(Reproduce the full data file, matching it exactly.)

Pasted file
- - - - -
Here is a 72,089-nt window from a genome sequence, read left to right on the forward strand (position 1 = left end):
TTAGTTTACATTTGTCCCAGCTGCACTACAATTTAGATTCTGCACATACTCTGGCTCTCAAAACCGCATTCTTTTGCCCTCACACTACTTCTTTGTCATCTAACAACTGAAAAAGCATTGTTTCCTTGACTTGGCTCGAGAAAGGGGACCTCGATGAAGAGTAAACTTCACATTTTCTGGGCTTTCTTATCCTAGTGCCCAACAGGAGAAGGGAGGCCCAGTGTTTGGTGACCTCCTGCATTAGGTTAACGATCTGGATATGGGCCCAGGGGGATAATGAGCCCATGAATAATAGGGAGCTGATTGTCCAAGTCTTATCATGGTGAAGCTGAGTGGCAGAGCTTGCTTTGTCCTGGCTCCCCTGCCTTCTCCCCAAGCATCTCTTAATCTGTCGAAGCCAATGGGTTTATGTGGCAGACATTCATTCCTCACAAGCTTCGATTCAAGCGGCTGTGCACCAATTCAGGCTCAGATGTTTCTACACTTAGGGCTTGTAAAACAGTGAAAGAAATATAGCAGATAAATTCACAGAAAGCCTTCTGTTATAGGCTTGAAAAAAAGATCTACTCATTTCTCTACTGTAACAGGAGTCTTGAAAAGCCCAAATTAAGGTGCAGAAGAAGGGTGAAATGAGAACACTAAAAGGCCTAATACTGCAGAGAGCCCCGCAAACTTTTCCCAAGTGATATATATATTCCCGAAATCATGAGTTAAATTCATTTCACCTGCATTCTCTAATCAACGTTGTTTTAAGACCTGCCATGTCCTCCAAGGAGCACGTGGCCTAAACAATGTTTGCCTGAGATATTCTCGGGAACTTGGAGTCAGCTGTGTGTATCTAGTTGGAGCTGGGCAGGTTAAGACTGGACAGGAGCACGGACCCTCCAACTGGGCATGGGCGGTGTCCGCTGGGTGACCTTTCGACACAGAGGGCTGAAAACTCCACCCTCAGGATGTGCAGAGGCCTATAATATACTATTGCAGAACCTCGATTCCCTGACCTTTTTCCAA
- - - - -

Here is a 72,089-nt window from a genome sequence, read left to right on the forward strand (position 1 = left end):
TTAGTTTACATTTGTCCCAGCTGCACTACAATTTAGATTCTGCACATACTCTGGCTCTCAAAACCGCATTCTTTTGCCCTCACACTACTTCTTTGTCATCTAACAACTGAAAAAGCATTGTTTCCTTGACTTGGCTCGAGAAAGGGGACCTCGATGAAGAGTAAACTTCACATTTTCTGGGCTTTCTTATCCTAGTGCCCAACAGGAGAAGGGAGGCCCAGTGTTTGGTGACCTCCTGCATTAGGTTAACGATCTGGATATGGGCCCAGGGGGATAATGAGCCCATGAATAATAGGGAGCTGATTGTCCAAGTCTTATCATGGTGAAGCTGAGTGGCAGAGCTTGCTTTGTCCTGGCTCCCCTGCCTTCTCCCCAAGCATCTCTTAATCTGTCGAAGCCAATGGGTTTATGTGGCAGACATTCATTCCTCACAAGCTTCGATTCAAGCGGCTGTGCACCAATTCAGGCTCAGATGTTTCTACACTTAGGGCTTGTAAAACAGTGAAAGAAATATAGCAGATAAATTCACAGAAAGCCTTCTGTTATAGGCTTGAAAAAAAGATCTACTCATTTCTCTACTGTAACAGGAGTCTTGAAAAGCCCAAATTAAGGTGCAGAAGAAGGGTGAAATGAGAACACTAAAAGGCCTAATACTGCAGAGAGCCCCGCAAACTTTTCCCAAGTGATATATATATTCCCGAAATCATGAGTTAAATTCATTTCACCTGCATTCTCTAATCAACGTTGTTTTAAGACCTGCCATGTCCTCCAAGGAGCACGTGGCCTAAACAATGTTTGCCTGAGATATTCTCGGGAACTTGGAGTCAGCTGTGTGTATCTAGTTGGAGCTGGGCAGGTTAAGACTGGACAGGAGCACGGACCCTCCAACTGGGCATGGGCGGTGTCCGCTGGGTGACCTTTCGACACAGAGGGCTGAAAACTCCACCCTCAGGATGTGCAGAGGCCTATAATATACTATTGCAGAACCTCGATTCCCTGACCTTTTTCCAA